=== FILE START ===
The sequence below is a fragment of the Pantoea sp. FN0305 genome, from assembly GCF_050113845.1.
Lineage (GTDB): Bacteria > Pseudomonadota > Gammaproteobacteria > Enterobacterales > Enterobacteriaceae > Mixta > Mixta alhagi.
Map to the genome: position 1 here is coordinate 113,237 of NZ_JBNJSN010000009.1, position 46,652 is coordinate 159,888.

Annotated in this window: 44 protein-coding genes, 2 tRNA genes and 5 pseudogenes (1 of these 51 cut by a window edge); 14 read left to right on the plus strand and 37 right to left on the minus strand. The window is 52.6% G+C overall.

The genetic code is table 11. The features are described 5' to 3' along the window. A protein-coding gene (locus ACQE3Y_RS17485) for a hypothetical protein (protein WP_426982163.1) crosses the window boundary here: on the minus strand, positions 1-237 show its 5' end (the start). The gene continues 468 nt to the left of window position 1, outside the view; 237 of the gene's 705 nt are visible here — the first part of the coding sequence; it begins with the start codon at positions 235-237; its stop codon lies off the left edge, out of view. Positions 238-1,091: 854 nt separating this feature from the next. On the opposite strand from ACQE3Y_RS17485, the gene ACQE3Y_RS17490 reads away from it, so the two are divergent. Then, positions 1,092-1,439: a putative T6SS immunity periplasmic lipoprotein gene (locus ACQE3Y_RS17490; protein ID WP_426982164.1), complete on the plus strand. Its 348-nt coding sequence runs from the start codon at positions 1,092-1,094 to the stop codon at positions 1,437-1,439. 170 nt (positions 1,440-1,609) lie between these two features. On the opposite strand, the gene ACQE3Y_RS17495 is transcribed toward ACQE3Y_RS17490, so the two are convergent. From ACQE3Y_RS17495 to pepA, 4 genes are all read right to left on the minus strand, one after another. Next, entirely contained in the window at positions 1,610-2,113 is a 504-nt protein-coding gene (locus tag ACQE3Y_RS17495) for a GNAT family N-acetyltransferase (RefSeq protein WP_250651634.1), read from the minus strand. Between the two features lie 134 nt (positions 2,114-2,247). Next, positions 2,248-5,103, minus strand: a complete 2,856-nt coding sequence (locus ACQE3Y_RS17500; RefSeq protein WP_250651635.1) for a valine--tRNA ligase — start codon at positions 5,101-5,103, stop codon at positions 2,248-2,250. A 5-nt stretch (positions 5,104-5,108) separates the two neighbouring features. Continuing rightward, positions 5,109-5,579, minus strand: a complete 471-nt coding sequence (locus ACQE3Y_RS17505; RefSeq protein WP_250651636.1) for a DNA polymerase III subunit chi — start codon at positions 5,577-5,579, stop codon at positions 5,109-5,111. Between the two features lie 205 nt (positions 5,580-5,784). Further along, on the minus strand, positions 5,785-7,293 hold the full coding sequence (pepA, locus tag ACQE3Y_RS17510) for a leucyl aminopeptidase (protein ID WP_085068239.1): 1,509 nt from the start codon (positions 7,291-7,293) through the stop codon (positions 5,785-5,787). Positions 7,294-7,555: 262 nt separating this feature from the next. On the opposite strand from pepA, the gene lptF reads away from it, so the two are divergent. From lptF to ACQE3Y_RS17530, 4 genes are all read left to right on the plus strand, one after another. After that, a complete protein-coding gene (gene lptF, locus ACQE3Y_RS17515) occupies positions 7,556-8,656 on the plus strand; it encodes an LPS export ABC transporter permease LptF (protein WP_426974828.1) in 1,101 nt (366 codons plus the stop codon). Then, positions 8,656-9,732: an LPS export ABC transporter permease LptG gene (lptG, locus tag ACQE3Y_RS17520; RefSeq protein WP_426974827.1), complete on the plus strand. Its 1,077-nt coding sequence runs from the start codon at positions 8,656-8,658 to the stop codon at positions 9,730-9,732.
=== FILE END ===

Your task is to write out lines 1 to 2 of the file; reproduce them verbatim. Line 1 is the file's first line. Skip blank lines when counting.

The sequence below is a fragment of the Pantoea sp. FN0305 genome, from assembly GCF_050113845.1.
Lineage (GTDB): Bacteria > Pseudomonadota > Gammaproteobacteria > Enterobacterales > Enterobacteriaceae > Mixta > Mixta alhagi.